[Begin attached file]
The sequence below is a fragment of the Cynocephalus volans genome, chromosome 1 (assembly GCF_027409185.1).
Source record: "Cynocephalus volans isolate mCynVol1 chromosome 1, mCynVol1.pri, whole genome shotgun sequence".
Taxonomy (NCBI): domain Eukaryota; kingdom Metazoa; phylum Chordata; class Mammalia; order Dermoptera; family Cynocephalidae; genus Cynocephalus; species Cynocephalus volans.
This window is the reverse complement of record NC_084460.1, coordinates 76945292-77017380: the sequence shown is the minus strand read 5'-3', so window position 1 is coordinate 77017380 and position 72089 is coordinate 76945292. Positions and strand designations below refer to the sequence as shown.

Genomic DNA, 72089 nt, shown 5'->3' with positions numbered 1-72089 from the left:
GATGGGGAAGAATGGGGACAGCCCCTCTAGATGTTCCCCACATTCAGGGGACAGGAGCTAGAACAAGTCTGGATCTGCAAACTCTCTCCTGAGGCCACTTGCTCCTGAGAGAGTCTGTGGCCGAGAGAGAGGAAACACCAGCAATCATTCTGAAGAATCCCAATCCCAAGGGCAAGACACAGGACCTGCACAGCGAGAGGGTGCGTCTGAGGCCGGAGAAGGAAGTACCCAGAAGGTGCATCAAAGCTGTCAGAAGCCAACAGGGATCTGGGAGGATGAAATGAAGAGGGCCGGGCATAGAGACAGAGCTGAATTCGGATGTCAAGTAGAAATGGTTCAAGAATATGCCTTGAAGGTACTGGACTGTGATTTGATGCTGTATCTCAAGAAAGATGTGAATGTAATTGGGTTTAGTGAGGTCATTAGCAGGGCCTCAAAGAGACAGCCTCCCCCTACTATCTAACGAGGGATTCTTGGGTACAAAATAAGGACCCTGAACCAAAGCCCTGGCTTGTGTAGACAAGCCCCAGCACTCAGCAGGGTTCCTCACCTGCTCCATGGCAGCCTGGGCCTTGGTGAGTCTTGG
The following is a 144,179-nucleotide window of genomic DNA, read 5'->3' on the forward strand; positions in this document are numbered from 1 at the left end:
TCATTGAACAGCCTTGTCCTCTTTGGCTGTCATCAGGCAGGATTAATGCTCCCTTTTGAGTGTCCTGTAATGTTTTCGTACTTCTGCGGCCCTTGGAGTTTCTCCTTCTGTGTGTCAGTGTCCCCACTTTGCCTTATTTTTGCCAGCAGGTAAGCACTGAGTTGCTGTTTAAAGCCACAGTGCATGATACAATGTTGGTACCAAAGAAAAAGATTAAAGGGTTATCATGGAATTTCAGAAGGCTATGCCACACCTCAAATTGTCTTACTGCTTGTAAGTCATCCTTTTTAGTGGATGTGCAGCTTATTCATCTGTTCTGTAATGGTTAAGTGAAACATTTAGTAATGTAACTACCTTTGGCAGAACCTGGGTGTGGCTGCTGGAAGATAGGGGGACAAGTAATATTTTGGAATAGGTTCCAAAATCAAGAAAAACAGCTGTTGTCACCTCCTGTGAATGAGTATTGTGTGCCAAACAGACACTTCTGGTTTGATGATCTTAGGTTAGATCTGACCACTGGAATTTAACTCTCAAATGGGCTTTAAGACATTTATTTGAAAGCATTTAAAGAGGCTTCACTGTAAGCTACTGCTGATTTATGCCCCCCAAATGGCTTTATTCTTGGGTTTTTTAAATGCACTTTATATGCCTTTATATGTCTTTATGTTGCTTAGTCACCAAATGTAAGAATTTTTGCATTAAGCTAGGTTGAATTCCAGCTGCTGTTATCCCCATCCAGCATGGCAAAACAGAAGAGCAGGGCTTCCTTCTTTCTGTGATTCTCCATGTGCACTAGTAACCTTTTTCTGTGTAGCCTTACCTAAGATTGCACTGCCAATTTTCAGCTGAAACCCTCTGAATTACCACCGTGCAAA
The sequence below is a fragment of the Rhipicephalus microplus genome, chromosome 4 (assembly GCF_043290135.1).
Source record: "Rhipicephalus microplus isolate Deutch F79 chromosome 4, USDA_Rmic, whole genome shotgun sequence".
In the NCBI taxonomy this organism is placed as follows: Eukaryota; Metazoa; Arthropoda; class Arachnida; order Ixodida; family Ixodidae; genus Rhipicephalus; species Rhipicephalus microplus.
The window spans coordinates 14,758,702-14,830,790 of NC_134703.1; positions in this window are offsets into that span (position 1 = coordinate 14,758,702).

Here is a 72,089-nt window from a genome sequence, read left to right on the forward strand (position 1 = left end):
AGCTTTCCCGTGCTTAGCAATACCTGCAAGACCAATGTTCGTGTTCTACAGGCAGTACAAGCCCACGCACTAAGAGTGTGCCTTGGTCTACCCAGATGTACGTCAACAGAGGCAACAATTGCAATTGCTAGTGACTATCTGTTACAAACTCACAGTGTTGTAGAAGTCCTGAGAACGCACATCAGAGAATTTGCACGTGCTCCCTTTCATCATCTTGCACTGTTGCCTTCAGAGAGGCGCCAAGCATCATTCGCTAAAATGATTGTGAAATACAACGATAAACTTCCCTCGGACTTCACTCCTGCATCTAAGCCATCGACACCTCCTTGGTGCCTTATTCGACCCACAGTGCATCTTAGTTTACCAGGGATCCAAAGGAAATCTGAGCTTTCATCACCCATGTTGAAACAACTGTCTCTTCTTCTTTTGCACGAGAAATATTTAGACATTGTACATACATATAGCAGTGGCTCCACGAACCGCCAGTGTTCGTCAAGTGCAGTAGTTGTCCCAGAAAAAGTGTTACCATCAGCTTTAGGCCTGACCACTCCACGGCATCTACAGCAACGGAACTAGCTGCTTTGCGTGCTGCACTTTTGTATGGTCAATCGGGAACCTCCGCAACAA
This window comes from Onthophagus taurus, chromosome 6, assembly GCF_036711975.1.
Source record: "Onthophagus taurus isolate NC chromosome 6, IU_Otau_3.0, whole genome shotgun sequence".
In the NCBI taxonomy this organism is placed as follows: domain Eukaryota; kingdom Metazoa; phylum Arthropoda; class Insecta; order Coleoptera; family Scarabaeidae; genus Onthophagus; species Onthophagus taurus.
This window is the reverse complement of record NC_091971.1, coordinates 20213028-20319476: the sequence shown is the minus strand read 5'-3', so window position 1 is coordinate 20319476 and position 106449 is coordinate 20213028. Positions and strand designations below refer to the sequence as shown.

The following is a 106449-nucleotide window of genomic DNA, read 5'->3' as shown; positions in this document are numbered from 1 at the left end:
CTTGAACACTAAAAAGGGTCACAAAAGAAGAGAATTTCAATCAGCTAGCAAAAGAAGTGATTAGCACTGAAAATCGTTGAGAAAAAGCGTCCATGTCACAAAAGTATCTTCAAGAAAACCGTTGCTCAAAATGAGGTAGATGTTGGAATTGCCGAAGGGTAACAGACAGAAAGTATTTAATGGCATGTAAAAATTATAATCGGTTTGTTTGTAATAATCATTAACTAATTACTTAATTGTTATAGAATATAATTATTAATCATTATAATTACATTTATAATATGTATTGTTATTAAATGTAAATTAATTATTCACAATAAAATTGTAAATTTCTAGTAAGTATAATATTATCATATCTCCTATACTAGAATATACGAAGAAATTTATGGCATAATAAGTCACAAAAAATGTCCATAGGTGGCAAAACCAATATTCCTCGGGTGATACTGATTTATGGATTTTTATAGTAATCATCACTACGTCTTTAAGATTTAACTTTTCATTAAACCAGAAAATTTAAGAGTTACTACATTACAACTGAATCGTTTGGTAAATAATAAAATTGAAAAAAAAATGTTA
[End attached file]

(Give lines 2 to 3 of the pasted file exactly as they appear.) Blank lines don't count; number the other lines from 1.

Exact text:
Source record: "Cynocephalus volans isolate mCynVol1 chromosome 1, mCynVol1.pri, whole genome shotgun sequence".
Taxonomy (NCBI): domain Eukaryota; kingdom Metazoa; phylum Chordata; class Mammalia; order Dermoptera; family Cynocephalidae; genus Cynocephalus; species Cynocephalus volans.